4. Use a pizza stone or pizza steel. When the pizza is baked on a hot stone or steel, the dough starts cooking immediately, similar to what happens in a traditional brick pizza oven. The pizza cooks faster, in about 8 minutes, and the light and fluffy crust is golden and crisp on the outside. Preheat your stone or steel in the oven for the entire preheat time so it’s very hot.
  5. Finish under the broiler. If you’d like even more browning, turn on the broiler for the last minute of cooking.

More pizza tips

  • After its initial rise, this no-knead pizza dough can be stored in the fridge for up to a week before using. This is a great option if you want to make your pizza dough farther ahead of time, or if you want to save one of the pizza doughs for another night. Let chilled dough come to room temperature before rolling.
  • I used a ceramic pizza stone for years and it produced great pizza. I recently switched to a pizza steel and I’m amazed by the difference. The pizza steel makes for an even better crust, but it is more expensive than a pizza stone and it’s very heavy and difficult to move around in your oven. Both are great options, and the links I’ve provided are to the products I actually own.
  • If you aren’t ready to invest in a pizza stone or steel, use an inverted sheet pan and make sure to preheat it along with the oven. It’s not quite the same, but will still make delicious pizza.
  • To easily transfer pizza from the countertop to the oven, your counter should be well-floured and toppings should be added right before baking. The longer the dough sits on a surface, the more it will stick, especially if it’s weighed down by toppings. Use a sprinkling of cornmeal in addition to flour to create a barrier between your counter and the pizza dough.
  • A pizza peel makes transferring the prepped pizza into the oven so easy. You can use a wood pizza peel, but I prefer to use a metal pizza peel as it’s thinner and more easily slides under the pizza.
  • If you don’t have a pizza peel, or if you’re nervous about pizzas sticking to the counter, assemble and bake the pizza on a sheet of parchment paper. The crust won’t be as brown or crispy, but it’s a fine starting place.
  • If your oven doesn’t heat to 500°F, use its highest setting.
  • In the summertime we usually opt to make our pizza on the grill to avoid turning on the oven. See my complete guide on How to Grill Pizza.
No Knead Pizza Dough

No Knead Pizza Dough

Pizza night just got better! This no-knead dough can be made ahead, then just shape, top and bake.
Yield 2 (12- or 14-inch) pizzas



  • 1 1/4 cups (270g) warm water ((120-130°F))
  • 1 package (2 1/4 teaspoons or 7g) Red Star Quick Rise Yeast
  • 2 teaspoons (10g) salt
  • 1 tablespoon (20g) honey
  • 2 tablespoons (17g) olive oil
  • 3 1/4 cups (390g) all-purpose flour
  • Additional flour or cornmeal, for dusting
  • Pizza toppings, as desired


  • Add water, yeast, salt, honey, olive oil and flour to a large bowl. Mix with a spoon or dough whisk to make a thick shaggy dough.
  • Cover and let rise 1-3 hours at room temperature.
  • Divide dough in half and shape each half into a ball using floured hands.
  • Add flour to countertop and dough as needed to prevent dough from sticking. Roll out to a round about 12 inches wide. If you want a thinner crust, roll it out to 14 inches. Don’t worry about making it a perfect circle. If the dough resists rolling and springs back, let it sit for 5 minutes then try again.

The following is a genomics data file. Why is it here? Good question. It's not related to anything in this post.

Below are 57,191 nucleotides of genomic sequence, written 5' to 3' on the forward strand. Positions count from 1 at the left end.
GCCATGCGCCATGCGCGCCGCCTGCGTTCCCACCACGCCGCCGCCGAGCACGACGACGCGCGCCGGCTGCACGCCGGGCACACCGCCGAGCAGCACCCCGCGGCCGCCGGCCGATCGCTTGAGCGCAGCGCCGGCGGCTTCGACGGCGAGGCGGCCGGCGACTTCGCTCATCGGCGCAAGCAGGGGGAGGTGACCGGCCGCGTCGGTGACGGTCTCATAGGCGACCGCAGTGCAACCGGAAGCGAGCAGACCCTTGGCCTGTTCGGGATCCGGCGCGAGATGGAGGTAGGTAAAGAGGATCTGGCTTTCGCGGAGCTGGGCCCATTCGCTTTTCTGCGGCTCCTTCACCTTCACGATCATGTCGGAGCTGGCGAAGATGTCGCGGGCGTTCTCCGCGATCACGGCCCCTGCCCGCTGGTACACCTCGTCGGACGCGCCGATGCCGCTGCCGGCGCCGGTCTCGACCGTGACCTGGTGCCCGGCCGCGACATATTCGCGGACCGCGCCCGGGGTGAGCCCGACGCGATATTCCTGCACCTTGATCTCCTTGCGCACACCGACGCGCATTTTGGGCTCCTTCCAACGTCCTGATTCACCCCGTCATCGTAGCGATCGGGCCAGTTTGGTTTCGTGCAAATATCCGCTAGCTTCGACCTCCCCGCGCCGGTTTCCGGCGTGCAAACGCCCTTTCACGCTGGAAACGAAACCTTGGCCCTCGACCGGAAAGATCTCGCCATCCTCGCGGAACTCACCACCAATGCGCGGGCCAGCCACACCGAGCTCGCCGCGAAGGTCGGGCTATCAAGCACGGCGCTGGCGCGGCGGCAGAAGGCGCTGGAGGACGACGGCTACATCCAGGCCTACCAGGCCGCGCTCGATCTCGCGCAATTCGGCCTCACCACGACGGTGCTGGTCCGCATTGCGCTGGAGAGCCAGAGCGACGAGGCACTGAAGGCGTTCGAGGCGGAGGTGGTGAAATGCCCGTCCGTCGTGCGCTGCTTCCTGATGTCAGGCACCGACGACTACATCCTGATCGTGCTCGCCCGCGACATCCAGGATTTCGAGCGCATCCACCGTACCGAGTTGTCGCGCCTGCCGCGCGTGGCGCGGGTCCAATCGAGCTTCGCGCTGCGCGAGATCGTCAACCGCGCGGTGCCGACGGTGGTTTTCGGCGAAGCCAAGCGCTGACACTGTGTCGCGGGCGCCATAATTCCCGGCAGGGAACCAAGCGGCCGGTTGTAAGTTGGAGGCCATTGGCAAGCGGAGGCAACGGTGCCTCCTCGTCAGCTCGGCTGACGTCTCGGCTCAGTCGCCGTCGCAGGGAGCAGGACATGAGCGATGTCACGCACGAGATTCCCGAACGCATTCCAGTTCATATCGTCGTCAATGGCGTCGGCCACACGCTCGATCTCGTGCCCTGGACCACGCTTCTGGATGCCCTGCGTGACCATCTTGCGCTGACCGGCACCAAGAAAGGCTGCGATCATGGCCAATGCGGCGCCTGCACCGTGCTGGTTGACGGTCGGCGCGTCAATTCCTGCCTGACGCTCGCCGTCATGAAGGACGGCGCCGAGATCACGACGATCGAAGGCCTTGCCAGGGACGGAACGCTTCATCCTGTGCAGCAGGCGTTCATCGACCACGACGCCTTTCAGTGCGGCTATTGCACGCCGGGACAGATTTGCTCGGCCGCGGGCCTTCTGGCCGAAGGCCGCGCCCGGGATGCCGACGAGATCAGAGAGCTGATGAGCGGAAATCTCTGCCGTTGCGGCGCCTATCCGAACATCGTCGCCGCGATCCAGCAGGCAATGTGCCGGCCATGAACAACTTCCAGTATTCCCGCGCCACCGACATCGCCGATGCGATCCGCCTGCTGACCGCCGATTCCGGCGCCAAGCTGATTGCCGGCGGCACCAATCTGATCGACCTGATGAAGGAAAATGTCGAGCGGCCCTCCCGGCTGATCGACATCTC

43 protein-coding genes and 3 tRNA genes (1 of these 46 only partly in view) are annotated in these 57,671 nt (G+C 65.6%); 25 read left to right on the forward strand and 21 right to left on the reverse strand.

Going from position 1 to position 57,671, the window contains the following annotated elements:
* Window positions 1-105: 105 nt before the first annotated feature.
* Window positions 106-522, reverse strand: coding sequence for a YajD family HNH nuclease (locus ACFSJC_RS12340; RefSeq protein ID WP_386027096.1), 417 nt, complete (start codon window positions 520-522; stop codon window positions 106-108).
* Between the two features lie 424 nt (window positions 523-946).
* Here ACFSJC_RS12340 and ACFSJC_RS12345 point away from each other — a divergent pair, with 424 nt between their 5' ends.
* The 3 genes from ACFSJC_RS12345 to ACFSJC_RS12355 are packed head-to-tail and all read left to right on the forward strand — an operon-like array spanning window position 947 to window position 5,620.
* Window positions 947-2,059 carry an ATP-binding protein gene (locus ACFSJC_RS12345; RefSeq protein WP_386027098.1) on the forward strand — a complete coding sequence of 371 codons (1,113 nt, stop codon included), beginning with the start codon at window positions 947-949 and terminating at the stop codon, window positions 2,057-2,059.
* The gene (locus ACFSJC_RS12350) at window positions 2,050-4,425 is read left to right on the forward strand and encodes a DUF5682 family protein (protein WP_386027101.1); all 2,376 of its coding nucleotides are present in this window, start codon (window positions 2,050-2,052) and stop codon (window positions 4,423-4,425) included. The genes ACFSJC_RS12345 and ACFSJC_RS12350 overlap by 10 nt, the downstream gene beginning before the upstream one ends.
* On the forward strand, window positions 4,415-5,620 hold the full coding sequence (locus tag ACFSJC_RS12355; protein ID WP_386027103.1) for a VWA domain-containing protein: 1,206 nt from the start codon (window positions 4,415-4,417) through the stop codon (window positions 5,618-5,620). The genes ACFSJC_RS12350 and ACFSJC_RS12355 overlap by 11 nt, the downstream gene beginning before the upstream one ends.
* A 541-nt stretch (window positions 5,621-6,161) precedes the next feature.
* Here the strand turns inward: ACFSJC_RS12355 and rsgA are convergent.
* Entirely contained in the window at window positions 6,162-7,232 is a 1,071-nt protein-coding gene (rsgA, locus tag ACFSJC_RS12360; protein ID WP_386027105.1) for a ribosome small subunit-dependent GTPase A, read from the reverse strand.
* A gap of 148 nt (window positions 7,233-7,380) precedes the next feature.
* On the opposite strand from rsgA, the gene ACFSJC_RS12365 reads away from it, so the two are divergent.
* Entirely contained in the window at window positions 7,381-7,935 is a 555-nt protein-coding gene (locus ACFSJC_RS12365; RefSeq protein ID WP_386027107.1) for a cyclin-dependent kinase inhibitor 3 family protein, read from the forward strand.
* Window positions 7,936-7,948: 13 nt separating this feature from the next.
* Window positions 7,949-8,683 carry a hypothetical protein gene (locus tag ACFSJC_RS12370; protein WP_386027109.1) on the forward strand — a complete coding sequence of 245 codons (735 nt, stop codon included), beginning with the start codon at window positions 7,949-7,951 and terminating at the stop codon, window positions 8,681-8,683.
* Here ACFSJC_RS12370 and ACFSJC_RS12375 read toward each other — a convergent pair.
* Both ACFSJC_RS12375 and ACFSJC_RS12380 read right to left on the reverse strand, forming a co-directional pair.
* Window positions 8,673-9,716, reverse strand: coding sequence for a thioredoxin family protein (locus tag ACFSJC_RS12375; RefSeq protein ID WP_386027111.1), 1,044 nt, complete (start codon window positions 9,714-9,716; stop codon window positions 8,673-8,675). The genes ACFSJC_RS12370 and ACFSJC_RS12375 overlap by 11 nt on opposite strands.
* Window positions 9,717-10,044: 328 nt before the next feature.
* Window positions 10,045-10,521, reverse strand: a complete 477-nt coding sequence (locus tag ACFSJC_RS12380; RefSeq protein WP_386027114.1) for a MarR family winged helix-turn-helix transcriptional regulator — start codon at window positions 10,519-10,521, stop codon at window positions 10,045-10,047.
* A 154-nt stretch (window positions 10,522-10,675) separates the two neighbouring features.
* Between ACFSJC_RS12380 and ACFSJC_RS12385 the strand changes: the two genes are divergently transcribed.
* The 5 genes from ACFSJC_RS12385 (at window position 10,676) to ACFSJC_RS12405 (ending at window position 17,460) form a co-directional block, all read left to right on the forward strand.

• Add desired toppings, then bake in a 500°F oven for about 8 minutes until crust is golden and cheese is melted.
  • Serve immediately.


After its initial rise, this no-knead pizza dough can be stored in the fridge for up to a week before using. Let chilled dough come to room temperature before rolling.
Recipe by Completely Delicious.

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Annalise is a self-taught baker-turned-blogger behind the site Completely Delicious. She stumbled on her passion for baking after college, attending culinary school briefly, before taking her quest for learning into her kitchen. She has an intense sweet tooth — on her blog you’ll find recipes for layered cakes, cookies, pies and more. Additionally, she hopes to teach others what she’s learned through baking tips and tutorials. She currently calls Utah home, where she lives with her husband and two boys.

Review & Comments

Marrufo | Reply

How would this come out cooked in a cast iron pan as a pan pizza?

Red Star Yeast | Reply

Hi Marrufo,

It would work well baked on a cast iron. Follow the instructions to preheat the cast iron the same as the pizza stone.

Happy Baking!

Sally | Reply

I’m using your sourdough yeast packet, and plan to keep one of the risen dough balls for later. My question is… can I freeze the second ball, like i buy in my supermarket, or is that not possible with the sourdough type?

Red Star Yeast | Reply

Hi Sally – Yes, you may freeze the dough – ideally after rolling out to a 12-inch circle to allow dough to freeze faster (this decreases damage to dough structure and yeast). More information on freezing dough can be found here >> You could also par-bake the pizza crust: Thaw dough overnight in refrigerator before proceeding with recipe. I hope you will find this information helpful.
Happy baking!